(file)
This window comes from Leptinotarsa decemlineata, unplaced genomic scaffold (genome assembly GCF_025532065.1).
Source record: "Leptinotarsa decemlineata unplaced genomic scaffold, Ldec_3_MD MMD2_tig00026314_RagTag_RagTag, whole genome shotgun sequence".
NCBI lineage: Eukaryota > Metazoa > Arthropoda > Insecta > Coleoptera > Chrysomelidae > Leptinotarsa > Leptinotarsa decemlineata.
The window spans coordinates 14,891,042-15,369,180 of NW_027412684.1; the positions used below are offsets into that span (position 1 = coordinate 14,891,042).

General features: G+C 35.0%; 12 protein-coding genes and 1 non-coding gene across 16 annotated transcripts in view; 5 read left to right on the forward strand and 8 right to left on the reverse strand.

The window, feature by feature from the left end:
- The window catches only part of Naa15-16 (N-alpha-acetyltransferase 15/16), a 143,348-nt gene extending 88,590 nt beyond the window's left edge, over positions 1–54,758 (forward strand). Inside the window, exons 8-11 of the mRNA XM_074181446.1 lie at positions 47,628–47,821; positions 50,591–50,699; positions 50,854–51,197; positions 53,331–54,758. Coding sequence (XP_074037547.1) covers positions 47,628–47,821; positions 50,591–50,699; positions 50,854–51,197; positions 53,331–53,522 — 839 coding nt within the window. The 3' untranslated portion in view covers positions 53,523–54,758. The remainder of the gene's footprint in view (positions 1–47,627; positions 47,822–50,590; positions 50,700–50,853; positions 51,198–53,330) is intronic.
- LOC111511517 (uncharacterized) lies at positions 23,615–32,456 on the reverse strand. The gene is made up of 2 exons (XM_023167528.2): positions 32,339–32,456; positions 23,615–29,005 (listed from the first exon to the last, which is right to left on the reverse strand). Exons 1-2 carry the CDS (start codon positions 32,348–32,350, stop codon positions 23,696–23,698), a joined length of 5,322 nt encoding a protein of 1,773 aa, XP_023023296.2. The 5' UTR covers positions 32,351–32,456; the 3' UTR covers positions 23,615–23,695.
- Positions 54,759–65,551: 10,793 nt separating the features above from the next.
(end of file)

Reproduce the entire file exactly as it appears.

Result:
This window comes from Leptinotarsa decemlineata, unplaced genomic scaffold (genome assembly GCF_025532065.1).
Source record: "Leptinotarsa decemlineata unplaced genomic scaffold, Ldec_3_MD MMD2_tig00026314_RagTag_RagTag, whole genome shotgun sequence".
NCBI lineage: Eukaryota > Metazoa > Arthropoda > Insecta > Coleoptera > Chrysomelidae > Leptinotarsa > Leptinotarsa decemlineata.
The window spans coordinates 14,891,042-15,369,180 of NW_027412684.1; the positions used below are offsets into that span (position 1 = coordinate 14,891,042).

General features: G+C 35.0%; 12 protein-coding genes and 1 non-coding gene across 16 annotated transcripts in view; 5 read left to right on the forward strand and 8 right to left on the reverse strand.

The window, feature by feature from the left end:
- The window catches only part of Naa15-16 (N-alpha-acetyltransferase 15/16), a 143,348-nt gene extending 88,590 nt beyond the window's left edge, over positions 1–54,758 (forward strand). Inside the window, exons 8-11 of the mRNA XM_074181446.1 lie at positions 47,628–47,821; positions 50,591–50,699; positions 50,854–51,197; positions 53,331–54,758. Coding sequence (XP_074037547.1) covers positions 47,628–47,821; positions 50,591–50,699; positions 50,854–51,197; positions 53,331–53,522 — 839 coding nt within the window. The 3' untranslated portion in view covers positions 53,523–54,758. The remainder of the gene's footprint in view (positions 1–47,627; positions 47,822–50,590; positions 50,700–50,853; positions 51,198–53,330) is intronic.
- LOC111511517 (uncharacterized) lies at positions 23,615–32,456 on the reverse strand. The gene is made up of 2 exons (XM_023167528.2): positions 32,339–32,456; positions 23,615–29,005 (listed from the first exon to the last, which is right to left on the reverse strand). Exons 1-2 carry the CDS (start codon positions 32,348–32,350, stop codon positions 23,696–23,698), a joined length of 5,322 nt encoding a protein of 1,773 aa, XP_023023296.2. The 5' UTR covers positions 32,351–32,456; the 3' UTR covers positions 23,615–23,695.
- Positions 54,759–65,551: 10,793 nt separating the features above from the next.